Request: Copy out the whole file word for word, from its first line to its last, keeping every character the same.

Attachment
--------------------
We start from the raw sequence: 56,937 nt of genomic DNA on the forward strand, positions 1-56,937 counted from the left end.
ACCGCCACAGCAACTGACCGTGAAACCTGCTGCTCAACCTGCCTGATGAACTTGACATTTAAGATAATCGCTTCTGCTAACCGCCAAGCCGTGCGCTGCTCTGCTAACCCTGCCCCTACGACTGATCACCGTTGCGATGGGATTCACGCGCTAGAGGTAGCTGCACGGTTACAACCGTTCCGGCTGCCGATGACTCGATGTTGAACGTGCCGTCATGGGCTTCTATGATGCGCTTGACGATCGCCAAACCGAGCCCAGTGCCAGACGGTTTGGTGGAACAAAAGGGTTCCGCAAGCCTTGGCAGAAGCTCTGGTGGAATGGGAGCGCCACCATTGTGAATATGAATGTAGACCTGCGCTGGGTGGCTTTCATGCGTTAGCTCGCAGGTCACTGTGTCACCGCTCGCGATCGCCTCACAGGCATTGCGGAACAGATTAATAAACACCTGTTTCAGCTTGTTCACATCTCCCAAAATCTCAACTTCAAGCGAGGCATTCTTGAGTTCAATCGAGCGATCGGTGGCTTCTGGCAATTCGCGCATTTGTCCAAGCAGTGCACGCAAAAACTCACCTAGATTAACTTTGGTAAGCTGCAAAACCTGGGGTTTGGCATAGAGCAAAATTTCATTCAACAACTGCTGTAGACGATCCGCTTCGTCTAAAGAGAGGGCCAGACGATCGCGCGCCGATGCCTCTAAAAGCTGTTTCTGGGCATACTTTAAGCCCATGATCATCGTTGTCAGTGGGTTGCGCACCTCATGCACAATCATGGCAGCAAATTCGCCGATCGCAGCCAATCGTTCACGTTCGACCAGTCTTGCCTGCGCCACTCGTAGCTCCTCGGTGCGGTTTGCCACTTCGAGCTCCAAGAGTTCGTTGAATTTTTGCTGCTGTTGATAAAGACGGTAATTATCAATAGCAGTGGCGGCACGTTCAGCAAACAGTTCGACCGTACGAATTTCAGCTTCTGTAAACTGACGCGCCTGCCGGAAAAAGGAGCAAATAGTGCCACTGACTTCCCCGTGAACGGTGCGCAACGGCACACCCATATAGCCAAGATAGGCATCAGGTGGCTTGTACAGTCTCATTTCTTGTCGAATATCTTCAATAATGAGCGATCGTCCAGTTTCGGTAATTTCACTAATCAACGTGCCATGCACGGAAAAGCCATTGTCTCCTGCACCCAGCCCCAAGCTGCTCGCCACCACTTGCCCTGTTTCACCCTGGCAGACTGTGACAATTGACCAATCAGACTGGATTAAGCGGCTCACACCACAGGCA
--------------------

We start from the raw sequence: 56,937 nt of genomic DNA on the forward strand, positions 1-56,937 counted from the left end.
ACCGCCACAGCAACTGACCGTGAAACCTGCTGCTCAACCTGCCTGATGAACTTGACATTTAAGATAATCGCTTCTGCTAACCGCCAAGCCGTGCGCTGCTCTGCTAACCCTGCCCCTACGACTGATCACCGTTGCGATGGGATTCACGCGCTAGAGGTAGCTGCACGGTTACAACCGTTCCGGCTGCCGATGACTCGATGTTGAACGTGCCGTCATGGGCTTCTATGATGCGCTTGACGATCGCCAAACCGAGCCCAGTGCCAGACGGTTTGGTGGAACAAAAGGGTTCCGCAAGCCTTGGCAGAAGCTCTGGTGGAATGGGAGCGCCACCATTGTGAATATGAATGTAGACCTGCGCTGGGTGGCTTTCATGCGTTAGCTCGCAGGTCACTGTGTCACCGCTCGCGATCGCCTCACAGGCATTGCGGAACAGATTAATAAACACCTGTTTCAGCTTGTTCACATCTCCCAAAATCTCAACTTCAAGCGAGGCATTCTTGAGTTCAATCGAGCGATCGGTGGCTTCTGGCAATTCGCGCATTTGTCCAAGCAGTGCACGCAAAAACTCACCTAGATTAACTTTGGTAAGCTGCAAAACCTGGGGTTTGGCATAGAGCAAAATTTCATTCAACAACTGCTGTAGACGATCCGCTTCGTCTAAAGAGAGGGCCAGACGATCGCGCGCCGATGCCTCTAAAAGCTGTTTCTGGGCATACTTTAAGCCCATGATCATCGTTGTCAGTGGGTTGCGCACCTCATGCACAATCATGGCAGCAAATTCGCCGATCGCAGCCAATCGTTCACGTTCGACCAGTCTTGCCTGCGCCACTCGTAGCTCCTCGGTGCGGTTTGCCACTTCGAGCTCCAAGAGTTCGTTGAATTTTTGCTGCTGTTGATAAAGACGGTAATTATCAATAGCAGTGGCGGCACGTTCAGCAAACAGTTCGACCGTACGAATTTCAGCTTCTGTAAACTGACGCGCCTGCCGGAAAAAGGAGCAAATAGTGCCACTGACTTCCCCGTGAACGGTGCGCAACGGCACACCCATATAGCCAAGATAGGCATCAGGTGGCTTGTACAGTCTCATTTCTTGTCGAATATCTTCAATAATGAGCGATCGTCCAGTTTCGGTAATTTCACTAATCAACGTGCCATGCACGGAAAAGCCATTGTCTCCTGCACCCAGCCCCAAGCTGCTCGCCACCACTTGCCCTGTTTCACCCTGGCAGACTGTGACAATTGACCAATCAGACTGGATTAAGCGGCTCACACCACAGGCA